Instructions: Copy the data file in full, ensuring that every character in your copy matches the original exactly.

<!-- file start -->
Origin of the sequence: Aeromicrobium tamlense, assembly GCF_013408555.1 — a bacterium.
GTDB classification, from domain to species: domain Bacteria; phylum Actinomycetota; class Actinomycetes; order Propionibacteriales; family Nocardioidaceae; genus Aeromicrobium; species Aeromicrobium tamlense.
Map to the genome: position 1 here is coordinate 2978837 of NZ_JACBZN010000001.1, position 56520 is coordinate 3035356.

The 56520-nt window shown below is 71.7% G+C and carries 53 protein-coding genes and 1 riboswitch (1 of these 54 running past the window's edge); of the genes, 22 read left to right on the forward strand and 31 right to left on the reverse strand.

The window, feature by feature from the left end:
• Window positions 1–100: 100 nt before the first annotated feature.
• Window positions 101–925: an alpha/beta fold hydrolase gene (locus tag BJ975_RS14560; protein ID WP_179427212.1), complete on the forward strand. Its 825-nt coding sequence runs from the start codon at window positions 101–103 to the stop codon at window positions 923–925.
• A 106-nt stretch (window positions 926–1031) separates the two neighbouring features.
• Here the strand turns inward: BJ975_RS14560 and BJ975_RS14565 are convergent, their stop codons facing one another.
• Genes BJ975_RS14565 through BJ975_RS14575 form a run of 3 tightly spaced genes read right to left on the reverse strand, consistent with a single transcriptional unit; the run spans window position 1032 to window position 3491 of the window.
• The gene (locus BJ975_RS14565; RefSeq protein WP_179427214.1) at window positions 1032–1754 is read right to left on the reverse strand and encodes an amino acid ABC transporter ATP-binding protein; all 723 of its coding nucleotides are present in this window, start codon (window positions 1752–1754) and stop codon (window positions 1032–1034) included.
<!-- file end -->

Origin of the sequence: Aeromicrobium tamlense, assembly GCF_013408555.1 — a bacterium.
GTDB classification, from domain to species: domain Bacteria; phylum Actinomycetota; class Actinomycetes; order Propionibacteriales; family Nocardioidaceae; genus Aeromicrobium; species Aeromicrobium tamlense.
Map to the genome: position 1 here is coordinate 2978837 of NZ_JACBZN010000001.1, position 56520 is coordinate 3035356.

The 56520-nt window shown below is 71.7% G+C and carries 53 protein-coding genes and 1 riboswitch (1 of these 54 running past the window's edge); of the genes, 22 read left to right on the forward strand and 31 right to left on the reverse strand.

The window, feature by feature from the left end:
• Window positions 1–100: 100 nt before the first annotated feature.
• Window positions 101–925: an alpha/beta fold hydrolase gene (locus tag BJ975_RS14560; protein ID WP_179427212.1), complete on the forward strand. Its 825-nt coding sequence runs from the start codon at window positions 101–103 to the stop codon at window positions 923–925.
• A 106-nt stretch (window positions 926–1031) separates the two neighbouring features.
• Here the strand turns inward: BJ975_RS14560 and BJ975_RS14565 are convergent, their stop codons facing one another.
• Genes BJ975_RS14565 through BJ975_RS14575 form a run of 3 tightly spaced genes read right to left on the reverse strand, consistent with a single transcriptional unit; the run spans window position 1032 to window position 3491 of the window.
• The gene (locus BJ975_RS14565; RefSeq protein WP_179427214.1) at window positions 1032–1754 is read right to left on the reverse strand and encodes an amino acid ABC transporter ATP-binding protein; all 723 of its coding nucleotides are present in this window, start codon (window positions 1752–1754) and stop codon (window positions 1032–1034) included.